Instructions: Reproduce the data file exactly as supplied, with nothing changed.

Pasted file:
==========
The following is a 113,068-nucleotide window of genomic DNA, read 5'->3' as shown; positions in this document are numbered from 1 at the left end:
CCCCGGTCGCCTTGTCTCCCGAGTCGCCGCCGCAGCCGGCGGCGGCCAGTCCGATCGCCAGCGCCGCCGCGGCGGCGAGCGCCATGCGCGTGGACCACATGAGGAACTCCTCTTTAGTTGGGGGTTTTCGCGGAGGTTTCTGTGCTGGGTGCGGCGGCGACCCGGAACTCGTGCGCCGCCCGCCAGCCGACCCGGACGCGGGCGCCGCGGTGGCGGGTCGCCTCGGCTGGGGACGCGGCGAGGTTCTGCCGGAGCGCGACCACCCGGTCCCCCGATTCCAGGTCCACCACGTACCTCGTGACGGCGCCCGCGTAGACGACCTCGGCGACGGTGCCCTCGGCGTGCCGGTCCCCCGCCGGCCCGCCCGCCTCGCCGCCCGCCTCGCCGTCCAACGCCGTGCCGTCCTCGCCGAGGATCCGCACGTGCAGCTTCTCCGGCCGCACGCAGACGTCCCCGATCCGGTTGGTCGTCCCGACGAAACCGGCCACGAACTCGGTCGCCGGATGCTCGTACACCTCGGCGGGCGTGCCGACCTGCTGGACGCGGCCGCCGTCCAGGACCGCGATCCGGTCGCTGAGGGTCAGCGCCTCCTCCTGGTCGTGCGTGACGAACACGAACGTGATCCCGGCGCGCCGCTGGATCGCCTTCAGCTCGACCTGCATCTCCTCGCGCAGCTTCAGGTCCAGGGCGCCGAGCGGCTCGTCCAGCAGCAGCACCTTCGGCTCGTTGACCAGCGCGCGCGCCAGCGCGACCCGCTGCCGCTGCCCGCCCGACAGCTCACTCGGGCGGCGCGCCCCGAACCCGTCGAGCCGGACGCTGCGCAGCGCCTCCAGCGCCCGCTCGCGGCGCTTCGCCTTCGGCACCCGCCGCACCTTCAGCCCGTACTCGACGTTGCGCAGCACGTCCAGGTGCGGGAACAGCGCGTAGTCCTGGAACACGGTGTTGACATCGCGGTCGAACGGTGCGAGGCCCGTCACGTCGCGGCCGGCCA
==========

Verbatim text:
The following is a 113,068-nucleotide window of genomic DNA, read 5'->3' as shown; positions in this document are numbered from 1 at the left end:
CCCCGGTCGCCTTGTCTCCCGAGTCGCCGCCGCAGCCGGCGGCGGCCAGTCCGATCGCCAGCGCCGCCGCGGCGGCGAGCGCCATGCGCGTGGACCACATGAGGAACTCCTCTTTAGTTGGGGGTTTTCGCGGAGGTTTCTGTGCTGGGTGCGGCGGCGACCCGGAACTCGTGCGCCGCCCGCCAGCCGACCCGGACGCGGGCGCCGCGGTGGCGGGTCGCCTCGGCTGGGGACGCGGCGAGGTTCTGCCGGAGCGCGACCACCCGGTCCCCCGATTCCAGGTCCACCACGTACCTCGTGACGGCGCCCGCGTAGACGACCTCGGCGACGGTGCCCTCGGCGTGCCGGTCCCCCGCCGGCCCGCCCGCCTCGCCGCCCGCCTCGCCGTCCAACGCCGTGCCGTCCTCGCCGAGGATCCGCACGTGCAGCTTCTCCGGCCGCACGCAGACGTCCCCGATCCGGTTGGTCGTCCCGACGAAACCGGCCACGAACTCGGTCGCCGGATGCTCGTACACCTCGGCGGGCGTGCCGACCTGCTGGACGCGGCCGCCGTCCAGGACCGCGATCCGGTCGCTGAGGGTCAGCGCCTCCTCCTGGTCGTGCGTGACGAACACGAACGTGATCCCGGCGCGCCGCTGGATCGCCTTCAGCTCGACCTGCATCTCCTCGCGCAGCTTCAGGTCCAGGGCGCCGAGCGGCTCGTCCAGCAGCAGCACCTTCGGCTCGTTGACCAGCGCGCGCGCCAGCGCGACCCGCTGCCGCTGCCCGCCCGACAGCTCACTCGGGCGGCGCGCCCCGAACCCGTCGAGCCGGACGCTGCGCAGCGCCTCCAGCGCCCGCTCGCGGCGCTTCGCCTTCGGCACCCGCCGCACCTTCAGCCCGTACTCGACGTTGCGCAGCACGTCCAGGTGCGGGAACAGCGCGTAGTCCTGGAACACGGTGTTGACATCGCGGTCGAACGGTGCGAGGCCCGTCACGTCGCGGCCGGCCA